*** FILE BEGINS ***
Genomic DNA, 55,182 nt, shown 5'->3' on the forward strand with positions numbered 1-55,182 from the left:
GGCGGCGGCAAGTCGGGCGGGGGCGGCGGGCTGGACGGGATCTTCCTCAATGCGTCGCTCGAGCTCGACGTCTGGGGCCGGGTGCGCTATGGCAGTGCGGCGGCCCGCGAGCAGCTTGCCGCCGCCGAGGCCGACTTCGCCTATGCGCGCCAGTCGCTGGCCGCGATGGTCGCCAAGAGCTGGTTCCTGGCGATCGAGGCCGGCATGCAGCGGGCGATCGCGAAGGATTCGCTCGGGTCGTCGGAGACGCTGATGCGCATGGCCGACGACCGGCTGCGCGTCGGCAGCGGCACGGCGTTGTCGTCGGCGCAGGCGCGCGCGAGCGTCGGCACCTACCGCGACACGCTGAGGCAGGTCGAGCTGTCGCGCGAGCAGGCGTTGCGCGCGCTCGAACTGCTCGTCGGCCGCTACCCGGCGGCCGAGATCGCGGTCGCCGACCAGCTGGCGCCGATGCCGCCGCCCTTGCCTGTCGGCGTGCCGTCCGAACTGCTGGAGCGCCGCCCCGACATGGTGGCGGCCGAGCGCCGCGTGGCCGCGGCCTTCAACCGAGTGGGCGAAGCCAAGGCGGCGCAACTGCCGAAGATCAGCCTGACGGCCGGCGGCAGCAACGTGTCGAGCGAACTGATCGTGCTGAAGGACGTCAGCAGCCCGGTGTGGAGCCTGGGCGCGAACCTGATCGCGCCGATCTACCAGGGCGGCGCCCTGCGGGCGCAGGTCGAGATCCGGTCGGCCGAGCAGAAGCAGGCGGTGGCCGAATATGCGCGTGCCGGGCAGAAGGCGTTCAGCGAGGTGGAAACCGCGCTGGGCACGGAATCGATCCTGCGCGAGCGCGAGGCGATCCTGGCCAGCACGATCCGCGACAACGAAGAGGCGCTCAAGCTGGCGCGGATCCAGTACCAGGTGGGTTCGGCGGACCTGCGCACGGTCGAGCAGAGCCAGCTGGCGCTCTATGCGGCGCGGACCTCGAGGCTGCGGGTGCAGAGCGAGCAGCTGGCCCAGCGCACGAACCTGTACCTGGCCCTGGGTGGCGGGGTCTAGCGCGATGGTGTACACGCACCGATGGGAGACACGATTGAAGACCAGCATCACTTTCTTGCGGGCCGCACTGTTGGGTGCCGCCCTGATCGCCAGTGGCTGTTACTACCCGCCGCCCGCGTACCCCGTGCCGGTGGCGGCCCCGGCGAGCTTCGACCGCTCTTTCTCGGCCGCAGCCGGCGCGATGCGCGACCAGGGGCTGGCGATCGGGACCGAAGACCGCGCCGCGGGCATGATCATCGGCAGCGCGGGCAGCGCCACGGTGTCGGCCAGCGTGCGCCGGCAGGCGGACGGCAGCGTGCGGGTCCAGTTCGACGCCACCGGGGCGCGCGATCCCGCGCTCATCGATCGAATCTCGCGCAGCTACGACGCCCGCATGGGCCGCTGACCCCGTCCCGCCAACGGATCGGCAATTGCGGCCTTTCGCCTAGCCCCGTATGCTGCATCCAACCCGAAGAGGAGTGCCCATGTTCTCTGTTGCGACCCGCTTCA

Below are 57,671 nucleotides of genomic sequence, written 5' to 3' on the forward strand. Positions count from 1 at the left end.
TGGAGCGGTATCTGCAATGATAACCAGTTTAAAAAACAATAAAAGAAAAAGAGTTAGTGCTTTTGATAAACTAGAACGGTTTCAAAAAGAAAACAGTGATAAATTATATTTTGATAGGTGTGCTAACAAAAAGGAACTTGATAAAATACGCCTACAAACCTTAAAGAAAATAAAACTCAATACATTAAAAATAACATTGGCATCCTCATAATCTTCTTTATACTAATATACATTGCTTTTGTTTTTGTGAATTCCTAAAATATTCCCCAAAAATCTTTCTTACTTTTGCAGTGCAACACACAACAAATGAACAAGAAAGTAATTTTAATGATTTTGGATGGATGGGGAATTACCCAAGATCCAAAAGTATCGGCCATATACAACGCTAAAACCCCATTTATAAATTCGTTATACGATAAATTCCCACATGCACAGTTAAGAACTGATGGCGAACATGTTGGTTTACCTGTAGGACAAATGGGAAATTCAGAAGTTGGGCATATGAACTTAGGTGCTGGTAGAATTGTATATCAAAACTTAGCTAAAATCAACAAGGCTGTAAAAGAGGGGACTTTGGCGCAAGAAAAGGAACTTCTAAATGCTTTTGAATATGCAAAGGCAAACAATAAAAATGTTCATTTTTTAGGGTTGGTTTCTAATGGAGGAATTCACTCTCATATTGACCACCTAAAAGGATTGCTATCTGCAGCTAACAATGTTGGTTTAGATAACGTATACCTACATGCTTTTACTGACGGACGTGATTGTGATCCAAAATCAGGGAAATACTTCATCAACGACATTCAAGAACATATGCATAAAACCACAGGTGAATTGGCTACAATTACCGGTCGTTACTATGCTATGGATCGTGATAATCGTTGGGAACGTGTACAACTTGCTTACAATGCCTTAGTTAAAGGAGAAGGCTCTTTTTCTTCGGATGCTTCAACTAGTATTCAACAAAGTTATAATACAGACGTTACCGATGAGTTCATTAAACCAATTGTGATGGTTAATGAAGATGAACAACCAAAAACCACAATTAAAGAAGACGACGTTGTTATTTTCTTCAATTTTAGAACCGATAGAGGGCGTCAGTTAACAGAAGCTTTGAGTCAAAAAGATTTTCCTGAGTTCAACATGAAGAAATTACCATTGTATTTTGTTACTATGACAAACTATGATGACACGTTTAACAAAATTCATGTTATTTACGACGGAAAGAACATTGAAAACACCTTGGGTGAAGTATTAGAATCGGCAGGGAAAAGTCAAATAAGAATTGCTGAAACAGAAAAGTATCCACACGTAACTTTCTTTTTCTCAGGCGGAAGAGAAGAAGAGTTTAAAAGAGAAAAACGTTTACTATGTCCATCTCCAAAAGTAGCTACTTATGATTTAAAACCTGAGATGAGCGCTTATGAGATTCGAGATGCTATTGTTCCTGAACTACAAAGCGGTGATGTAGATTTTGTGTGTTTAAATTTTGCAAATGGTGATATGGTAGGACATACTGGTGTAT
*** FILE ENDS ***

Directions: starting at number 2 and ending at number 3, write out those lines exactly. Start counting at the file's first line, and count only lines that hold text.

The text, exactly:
GGCGGCGGCAAGTCGGGCGGGGGCGGCGGGCTGGACGGGATCTTCCTCAATGCGTCGCTCGAGCTCGACGTCTGGGGCCGGGTGCGCTATGGCAGTGCGGCGGCCCGCGAGCAGCTTGCCGCCGCCGAGGCCGACTTCGCCTATGCGCGCCAGTCGCTGGCCGCGATGGTCGCCAAGAGCTGGTTCCTGGCGATCGAGGCCGGCATGCAGCGGGCGATCGCGAAGGATTCGCTCGGGTCGTCGGAGACGCTGATGCGCATGGCCGACGACCGGCTGCGCGTCGGCAGCGGCACGGCGTTGTCGTCGGCGCAGGCGCGCGCGAGCGTCGGCACCTACCGCGACACGCTGAGGCAGGTCGAGCTGTCGCGCGAGCAGGCGTTGCGCGCGCTCGAACTGCTCGTCGGCCGCTACCCGGCGGCCGAGATCGCGGTCGCCGACCAGCTGGCGCCGATGCCGCCGCCCTTGCCTGTCGGCGTGCCGTCCGAACTGCTGGAGCGCCGCCCCGACATGGTGGCGGCCGAGCGCCGCGTGGCCGCGGCCTTCAACCGAGTGGGCGAAGCCAAGGCGGCGCAACTGCCGAAGATCAGCCTGACGGCCGGCGGCAGCAACGTGTCGAGCGAACTGATCGTGCTGAAGGACGTCAGCAGCCCGGTGTGGAGCCTGGGCGCGAACCTGATCGCGCCGATCTACCAGGGCGGCGCCCTGCGGGCGCAGGTCGAGATCCGGTCGGCCGAGCAGAAGCAGGCGGTGGCCGAATATGCGCGTGCCGGGCAGAAGGCGTTCAGCGAGGTGGAAACCGCGCTGGGCACGGAATCGATCCTGCGCGAGCGCGAGGCGATCCTGGCCAGCACGATCCGCGACAACGAAGAGGCGCTCAAGCTGGCGCGGATCCAGTACCAGGTGGGTTCGGCGGACCTGCGCACGGTCGAGCAGAGCCAGCTGGCGCTCTATGCGGCGCGGACCTCGAGGCTGCGGGTGCAGAGCGAGCAGCTGGCCCAGCGCACGAACCTGTACCTGGCCCTGGGTGGCGGGGTCTAGCGCGATGGTGTACACGCACCGATGGGAGACACGATTGAAGACCAGCATCACTTTCTTGCGGGCCGCACTGTTGGGTGCCGCCCTGATCGCCAGTGGCTGTTACTACCCGCCGCCCGCGTACCCCGTGCCGGTGGCGGCCCCGGCGAGCTTCGACCGCTCTTTCTCGGCCGCAGCCGGCGCGATGCGCGACCAGGGGCTGGCGATCGGGACCGAAGACCGCGCCGCGGGCATGATCATCGGCAGCGCGGGCAGCGCCACGGTGTCGGCCAGCGTGCGCCGGCAGGCGGACGGCAGCGTGCGGGTCCAGTTCGACGCCACCGGGGCGCGCGATCCCGCGCTCATCGATCGAATCTCGCGCAGCTACGACGCCCGCATGGGCCGCTGACCCCGTCCCGCCAACGGATCGGCAATTGCGGCCTTTCGCCTAGCCCCGTATGCTGCATCCAACCCGAAGAGGAGTGCCCATGTTCTCTGTTGCGACCCGCTTCA

Below are 57,671 nucleotides of genomic sequence, written 5' to 3' on the forward strand. Positions count from 1 at the left end.